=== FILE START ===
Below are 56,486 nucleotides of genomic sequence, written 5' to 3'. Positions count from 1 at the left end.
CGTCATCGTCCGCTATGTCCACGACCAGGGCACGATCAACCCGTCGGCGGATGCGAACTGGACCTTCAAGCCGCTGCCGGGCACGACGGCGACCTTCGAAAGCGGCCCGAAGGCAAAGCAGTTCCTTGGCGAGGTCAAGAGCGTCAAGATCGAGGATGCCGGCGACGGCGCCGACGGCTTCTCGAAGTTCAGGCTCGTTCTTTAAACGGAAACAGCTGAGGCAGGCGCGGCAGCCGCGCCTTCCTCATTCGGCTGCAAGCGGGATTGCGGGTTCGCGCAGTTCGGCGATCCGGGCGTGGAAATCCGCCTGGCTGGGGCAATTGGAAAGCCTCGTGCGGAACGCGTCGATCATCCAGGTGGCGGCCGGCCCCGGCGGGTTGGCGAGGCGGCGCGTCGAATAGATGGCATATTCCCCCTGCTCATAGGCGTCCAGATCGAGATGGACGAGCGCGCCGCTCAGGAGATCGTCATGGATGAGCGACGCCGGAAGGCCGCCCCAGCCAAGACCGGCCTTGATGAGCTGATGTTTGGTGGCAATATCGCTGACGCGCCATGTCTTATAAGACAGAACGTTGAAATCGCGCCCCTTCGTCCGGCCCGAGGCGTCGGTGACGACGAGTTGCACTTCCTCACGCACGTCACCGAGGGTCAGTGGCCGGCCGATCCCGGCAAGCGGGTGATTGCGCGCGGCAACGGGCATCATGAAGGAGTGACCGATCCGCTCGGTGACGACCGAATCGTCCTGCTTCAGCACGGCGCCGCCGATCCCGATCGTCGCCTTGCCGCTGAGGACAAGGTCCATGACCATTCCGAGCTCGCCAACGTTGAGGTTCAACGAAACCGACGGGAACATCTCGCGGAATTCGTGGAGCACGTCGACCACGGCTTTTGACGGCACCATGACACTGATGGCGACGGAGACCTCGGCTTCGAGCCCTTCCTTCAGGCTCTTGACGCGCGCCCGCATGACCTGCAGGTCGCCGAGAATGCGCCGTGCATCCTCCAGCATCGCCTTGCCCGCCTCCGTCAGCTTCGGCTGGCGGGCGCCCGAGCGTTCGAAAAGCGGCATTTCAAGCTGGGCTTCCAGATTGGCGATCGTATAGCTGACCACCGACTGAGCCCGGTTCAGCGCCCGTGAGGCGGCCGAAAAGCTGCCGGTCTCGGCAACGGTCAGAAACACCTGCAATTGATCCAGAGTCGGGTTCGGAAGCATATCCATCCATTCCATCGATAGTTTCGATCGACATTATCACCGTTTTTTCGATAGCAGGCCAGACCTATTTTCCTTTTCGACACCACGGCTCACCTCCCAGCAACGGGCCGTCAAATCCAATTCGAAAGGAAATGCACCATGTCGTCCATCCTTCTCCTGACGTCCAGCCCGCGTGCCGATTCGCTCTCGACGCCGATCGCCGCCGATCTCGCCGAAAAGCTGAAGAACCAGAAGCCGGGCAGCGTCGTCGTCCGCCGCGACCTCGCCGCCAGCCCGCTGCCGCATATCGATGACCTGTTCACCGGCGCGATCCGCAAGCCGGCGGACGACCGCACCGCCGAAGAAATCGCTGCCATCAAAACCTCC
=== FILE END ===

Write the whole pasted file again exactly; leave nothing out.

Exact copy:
Below are 56,486 nucleotides of genomic sequence, written 5' to 3'. Positions count from 1 at the left end.
CGTCATCGTCCGCTATGTCCACGACCAGGGCACGATCAACCCGTCGGCGGATGCGAACTGGACCTTCAAGCCGCTGCCGGGCACGACGGCGACCTTCGAAAGCGGCCCGAAGGCAAAGCAGTTCCTTGGCGAGGTCAAGAGCGTCAAGATCGAGGATGCCGGCGACGGCGCCGACGGCTTCTCGAAGTTCAGGCTCGTTCTTTAAACGGAAACAGCTGAGGCAGGCGCGGCAGCCGCGCCTTCCTCATTCGGCTGCAAGCGGGATTGCGGGTTCGCGCAGTTCGGCGATCCGGGCGTGGAAATCCGCCTGGCTGGGGCAATTGGAAAGCCTCGTGCGGAACGCGTCGATCATCCAGGTGGCGGCCGGCCCCGGCGGGTTGGCGAGGCGGCGCGTCGAATAGATGGCATATTCCCCCTGCTCATAGGCGTCCAGATCGAGATGGACGAGCGCGCCGCTCAGGAGATCGTCATGGATGAGCGACGCCGGAAGGCCGCCCCAGCCAAGACCGGCCTTGATGAGCTGATGTTTGGTGGCAATATCGCTGACGCGCCATGTCTTATAAGACAGAACGTTGAAATCGCGCCCCTTCGTCCGGCCCGAGGCGTCGGTGACGACGAGTTGCACTTCCTCACGCACGTCACCGAGGGTCAGTGGCCGGCCGATCCCGGCAAGCGGGTGATTGCGCGCGGCAACGGGCATCATGAAGGAGTGACCGATCCGCTCGGTGACGACCGAATCGTCCTGCTTCAGCACGGCGCCGCCGATCCCGATCGTCGCCTTGCCGCTGAGGACAAGGTCCATGACCATTCCGAGCTCGCCAACGTTGAGGTTCAACGAAACCGACGGGAACATCTCGCGGAATTCGTGGAGCACGTCGACCACGGCTTTTGACGGCACCATGACACTGATGGCGACGGAGACCTCGGCTTCGAGCCCTTCCTTCAGGCTCTTGACGCGCGCCCGCATGACCTGCAGGTCGCCGAGAATGCGCCGTGCATCCTCCAGCATCGCCTTGCCCGCCTCCGTCAGCTTCGGCTGGCGGGCGCCCGAGCGTTCGAAAAGCGGCATTTCAAGCTGGGCTTCCAGATTGGCGATCGTATAGCTGACCACCGACTGAGCCCGGTTCAGCGCCCGTGAGGCGGCCGAAAAGCTGCCGGTCTCGGCAACGGTCAGAAACACCTGCAATTGATCCAGAGTCGGGTTCGGAAGCATATCCATCCATTCCATCGATAGTTTCGATCGACATTATCACCGTTTTTTCGATAGCAGGCCAGACCTATTTTCCTTTTCGACACCACGGCTCACCTCCCAGCAACGGGCCGTCAAATCCAATTCGAAAGGAAATGCACCATGTCGTCCATCCTTCTCCTGACGTCCAGCCCGCGTGCCGATTCGCTCTCGACGCCGATCGCCGCCGATCTCGCCGAAAAGCTGAAGAACCAGAAGCCGGGCAGCGTCGTCGTCCGCCGCGACCTCGCCGCCAGCCCGCTGCCGCATATCGATGACCTGTTCACCGGCGCGATCCGCAAGCCGGCGGACGACCGCACCGCCGAAGAAATCGCTGCCATCAAAACCTCC